This post was co-authored by Karin Wulf and Simon Newman, Sir Denis Brogan Professor of American History at the University of Glasgow; Vice President of the Royal Historical Society (RHS) for Publications; co-editor of the RHS’s New Historical Perspectives Open Access monograph series. It originally appeared on the Scholarly Kitchen blog.
“One of the most important lessons of the debates and policy shifts around Open Access (OA) has been the hard-won recognition that no one size fits all. In particular, STEM (Science, Technology, Engineering and Math) and HSS (Humanities and Social Sciences) not only have very different requirements and practices, but individual disciplines and fields within disciplines have distinctive research and publication needs. An obvious case was made by art historians who noted that rigid OA requirements would be disastrous for their publication of images that often require specific permissions and licensing. In the arts and humanities we do not own much of the data utilized in our articles, and we can’t license OA to our publications without the consent of multiple rights-owners. The point is valid for any number of scholarly fields in favor of different paths to openness and accessibility…” [read the full post on Scholarly Kitchen here]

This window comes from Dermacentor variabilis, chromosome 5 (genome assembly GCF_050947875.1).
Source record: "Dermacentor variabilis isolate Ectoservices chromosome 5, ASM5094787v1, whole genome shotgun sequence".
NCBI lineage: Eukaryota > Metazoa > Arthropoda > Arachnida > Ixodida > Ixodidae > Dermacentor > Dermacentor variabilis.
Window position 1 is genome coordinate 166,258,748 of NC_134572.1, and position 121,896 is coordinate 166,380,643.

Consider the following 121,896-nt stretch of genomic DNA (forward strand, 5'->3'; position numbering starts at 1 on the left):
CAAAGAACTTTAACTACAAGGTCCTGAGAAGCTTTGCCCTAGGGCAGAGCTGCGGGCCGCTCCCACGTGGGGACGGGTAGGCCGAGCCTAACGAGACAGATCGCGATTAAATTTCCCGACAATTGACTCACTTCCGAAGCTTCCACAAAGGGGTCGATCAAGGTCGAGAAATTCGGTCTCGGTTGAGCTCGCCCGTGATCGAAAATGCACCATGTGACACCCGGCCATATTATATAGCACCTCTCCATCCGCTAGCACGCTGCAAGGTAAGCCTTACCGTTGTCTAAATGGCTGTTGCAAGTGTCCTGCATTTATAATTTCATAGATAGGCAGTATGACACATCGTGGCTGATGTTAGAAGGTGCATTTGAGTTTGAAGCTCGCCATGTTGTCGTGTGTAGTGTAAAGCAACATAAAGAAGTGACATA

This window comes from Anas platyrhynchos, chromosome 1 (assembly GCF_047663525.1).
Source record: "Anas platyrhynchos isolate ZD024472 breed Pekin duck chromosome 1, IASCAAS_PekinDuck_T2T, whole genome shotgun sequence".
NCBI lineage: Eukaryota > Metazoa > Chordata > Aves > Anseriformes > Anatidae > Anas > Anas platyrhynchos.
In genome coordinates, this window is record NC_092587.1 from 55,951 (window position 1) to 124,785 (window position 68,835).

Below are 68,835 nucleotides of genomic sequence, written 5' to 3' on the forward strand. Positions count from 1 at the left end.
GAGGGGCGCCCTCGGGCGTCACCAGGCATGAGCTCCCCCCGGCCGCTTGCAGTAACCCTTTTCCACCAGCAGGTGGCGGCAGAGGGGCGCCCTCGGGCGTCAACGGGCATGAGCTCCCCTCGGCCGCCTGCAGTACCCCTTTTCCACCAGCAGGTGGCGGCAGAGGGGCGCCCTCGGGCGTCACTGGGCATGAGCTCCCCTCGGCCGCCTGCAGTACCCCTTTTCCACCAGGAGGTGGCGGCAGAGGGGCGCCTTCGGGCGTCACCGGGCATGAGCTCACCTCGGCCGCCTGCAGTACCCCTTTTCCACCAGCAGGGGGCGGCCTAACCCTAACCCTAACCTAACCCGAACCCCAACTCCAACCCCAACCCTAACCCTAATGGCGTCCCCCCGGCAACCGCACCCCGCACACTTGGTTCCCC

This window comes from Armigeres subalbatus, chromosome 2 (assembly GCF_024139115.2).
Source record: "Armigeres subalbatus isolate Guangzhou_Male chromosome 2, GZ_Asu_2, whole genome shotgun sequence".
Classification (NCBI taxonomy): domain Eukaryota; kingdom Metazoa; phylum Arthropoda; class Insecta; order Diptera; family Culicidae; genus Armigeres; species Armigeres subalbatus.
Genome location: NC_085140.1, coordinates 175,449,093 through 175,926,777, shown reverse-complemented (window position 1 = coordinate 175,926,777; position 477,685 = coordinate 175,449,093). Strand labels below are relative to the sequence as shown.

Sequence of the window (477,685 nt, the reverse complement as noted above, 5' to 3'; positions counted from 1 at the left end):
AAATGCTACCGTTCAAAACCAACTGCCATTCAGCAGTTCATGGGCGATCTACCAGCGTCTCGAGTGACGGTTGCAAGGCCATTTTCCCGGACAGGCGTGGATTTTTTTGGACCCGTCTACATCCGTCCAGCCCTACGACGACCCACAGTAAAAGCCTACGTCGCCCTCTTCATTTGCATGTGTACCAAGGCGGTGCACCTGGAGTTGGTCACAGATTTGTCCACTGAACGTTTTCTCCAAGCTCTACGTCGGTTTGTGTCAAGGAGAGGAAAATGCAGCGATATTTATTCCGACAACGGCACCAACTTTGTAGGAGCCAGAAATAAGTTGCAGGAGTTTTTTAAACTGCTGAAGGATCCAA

Our thanks to Scholarly Kitchen for kindly agreeing to let us repost this snippet from their blog.